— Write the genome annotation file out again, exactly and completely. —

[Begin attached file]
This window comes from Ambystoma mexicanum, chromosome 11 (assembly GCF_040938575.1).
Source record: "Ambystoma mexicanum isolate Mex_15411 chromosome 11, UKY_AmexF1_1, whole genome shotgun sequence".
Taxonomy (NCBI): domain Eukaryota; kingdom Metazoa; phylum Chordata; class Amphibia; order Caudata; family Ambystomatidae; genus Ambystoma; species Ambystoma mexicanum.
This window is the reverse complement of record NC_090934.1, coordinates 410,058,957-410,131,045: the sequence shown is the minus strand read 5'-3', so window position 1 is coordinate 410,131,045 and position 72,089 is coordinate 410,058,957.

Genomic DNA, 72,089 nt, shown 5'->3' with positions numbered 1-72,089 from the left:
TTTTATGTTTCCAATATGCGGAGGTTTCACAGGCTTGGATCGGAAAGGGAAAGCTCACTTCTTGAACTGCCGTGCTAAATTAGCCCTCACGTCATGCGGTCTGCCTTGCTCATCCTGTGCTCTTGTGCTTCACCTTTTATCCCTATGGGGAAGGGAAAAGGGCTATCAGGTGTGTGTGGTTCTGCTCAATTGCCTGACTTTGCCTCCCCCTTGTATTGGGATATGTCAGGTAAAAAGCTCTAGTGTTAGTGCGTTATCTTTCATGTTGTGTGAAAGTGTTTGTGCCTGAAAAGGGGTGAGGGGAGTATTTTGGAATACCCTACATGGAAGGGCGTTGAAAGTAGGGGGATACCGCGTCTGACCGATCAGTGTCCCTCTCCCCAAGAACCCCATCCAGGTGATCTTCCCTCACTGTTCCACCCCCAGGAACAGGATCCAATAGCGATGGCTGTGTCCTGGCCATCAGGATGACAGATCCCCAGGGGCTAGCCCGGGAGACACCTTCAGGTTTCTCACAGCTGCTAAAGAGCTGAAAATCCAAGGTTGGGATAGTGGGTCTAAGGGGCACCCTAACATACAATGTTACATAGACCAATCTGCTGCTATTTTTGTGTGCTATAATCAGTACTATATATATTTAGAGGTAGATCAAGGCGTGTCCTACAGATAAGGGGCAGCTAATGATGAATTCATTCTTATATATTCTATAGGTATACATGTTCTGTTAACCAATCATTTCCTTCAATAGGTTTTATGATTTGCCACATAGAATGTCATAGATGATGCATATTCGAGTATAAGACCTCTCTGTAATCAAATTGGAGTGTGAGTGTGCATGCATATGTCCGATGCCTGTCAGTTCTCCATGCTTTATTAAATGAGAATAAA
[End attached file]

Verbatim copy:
This window comes from Ambystoma mexicanum, chromosome 11 (assembly GCF_040938575.1).
Source record: "Ambystoma mexicanum isolate Mex_15411 chromosome 11, UKY_AmexF1_1, whole genome shotgun sequence".
Taxonomy (NCBI): domain Eukaryota; kingdom Metazoa; phylum Chordata; class Amphibia; order Caudata; family Ambystomatidae; genus Ambystoma; species Ambystoma mexicanum.
This window is the reverse complement of record NC_090934.1, coordinates 410,058,957-410,131,045: the sequence shown is the minus strand read 5'-3', so window position 1 is coordinate 410,131,045 and position 72,089 is coordinate 410,058,957.

Genomic DNA, 72,089 nt, shown 5'->3' with positions numbered 1-72,089 from the left:
TTTTATGTTTCCAATATGCGGAGGTTTCACAGGCTTGGATCGGAAAGGGAAAGCTCACTTCTTGAACTGCCGTGCTAAATTAGCCCTCACGTCATGCGGTCTGCCTTGCTCATCCTGTGCTCTTGTGCTTCACCTTTTATCCCTATGGGGAAGGGAAAAGGGCTATCAGGTGTGTGTGGTTCTGCTCAATTGCCTGACTTTGCCTCCCCCTTGTATTGGGATATGTCAGGTAAAAAGCTCTAGTGTTAGTGCGTTATCTTTCATGTTGTGTGAAAGTGTTTGTGCCTGAAAAGGGGTGAGGGGAGTATTTTGGAATACCCTACATGGAAGGGCGTTGAAAGTAGGGGGATACCGCGTCTGACCGATCAGTGTCCCTCTCCCCAAGAACCCCATCCAGGTGATCTTCCCTCACTGTTCCACCCCCAGGAACAGGATCCAATAGCGATGGCTGTGTCCTGGCCATCAGGATGACAGATCCCCAGGGGCTAGCCCGGGAGACACCTTCAGGTTTCTCACAGCTGCTAAAGAGCTGAAAATCCAAGGTTGGGATAGTGGGTCTAAGGGGCACCCTAACATACAATGTTACATAGACCAATCTGCTGCTATTTTTGTGTGCTATAATCAGTACTATATATATTTAGAGGTAGATCAAGGCGTGTCCTACAGATAAGGGGCAGCTAATGATGAATTCATTCTTATATATTCTATAGGTATACATGTTCTGTTAACCAATCATTTCCTTCAATAGGTTTTATGATTTGCCACATAGAATGTCATAGATGATGCATATTCGAGTATAAGACCTCTCTGTAATCAAATTGGAGTGTGAGTGTGCATGCATATGTCCGATGCCTGTCAGTTCTCCATGCTTTATTAAATGAGAATAAA